(HealthDay News) – For patients with an osteoporotic fracture, adherence to bisphosphonate treatment is associated with reduced fracture risk; and for veterans with rheumatoid arthritis, non-adherence to bisphosphonate treatment is >50%, according to two studies published in the December issue of Arthritis Care & Research.
In the first study, Jeffrey R. Curtis, MD, MPH, from the University of Alabama at Birmingham, and colleagues used data from Medicare 2006–2009 to compare fracture risk associated with medication adherence nine months after an osteoporotic fracture in 2,507 patients initiating oral bisphosphonates; 2,420 patients initiating selective serotonin reuptake inhibitors (SSRIs); and 2,178 patients initiating an angiotensin-converting enzyme (ACE) inhibitor or calcium-channel blocker (CCB). The researchers found that high adherence to bisphosphonates correlated with lower fracture risk at the hip and major fracture sites, while high adherence to SSRIs correlated with a non-significantly increased fracture risk and high adherence to ACE inhibitors/CCBs had no effect on fracture risk.
In the second study, J. Steuart Richards, MBBS, from the Veterans Affairs Medical Center in Washington, DC, and colleagues examined adherence to bisphosphonate treatment in 1,382 U.S. veterans with rheumatoid arthritis, where 573 (41.5%) were prescribed bisphosphonates. The researchers found that 52.7% were non-adherent, and after multivariable adjustment, non-adherence to treatment correlated with a longer duration of rheumatoid arthritis disease and bisphosphonate therapy lasting >32 months. Whites were significantly less likely to have a low medication possession ratio.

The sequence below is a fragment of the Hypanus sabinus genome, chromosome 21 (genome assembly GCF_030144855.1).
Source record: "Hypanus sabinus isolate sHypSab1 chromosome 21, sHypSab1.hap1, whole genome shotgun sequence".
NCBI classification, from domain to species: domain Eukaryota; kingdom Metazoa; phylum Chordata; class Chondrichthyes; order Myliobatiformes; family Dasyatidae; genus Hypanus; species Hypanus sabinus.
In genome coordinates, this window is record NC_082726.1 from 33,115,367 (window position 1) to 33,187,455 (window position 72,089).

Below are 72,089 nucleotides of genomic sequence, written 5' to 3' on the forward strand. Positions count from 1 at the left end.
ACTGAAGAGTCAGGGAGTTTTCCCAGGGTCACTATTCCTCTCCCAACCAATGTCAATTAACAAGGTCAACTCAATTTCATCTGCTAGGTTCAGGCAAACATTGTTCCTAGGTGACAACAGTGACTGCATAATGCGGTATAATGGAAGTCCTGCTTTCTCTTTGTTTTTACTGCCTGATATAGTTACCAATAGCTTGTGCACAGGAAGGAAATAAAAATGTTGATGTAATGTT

“In summary, in a cohort of veterans with rheumatoid arthritis, oral bisphosphonate adherence is subpar, and our findings provide baseline data to permit a targeted approach for improvement in fracture prevention interventions,” Richards and colleagues conclude.
The Curtis study was supported by Amgen. One author is an employee of Procter & Gamble and Amgen.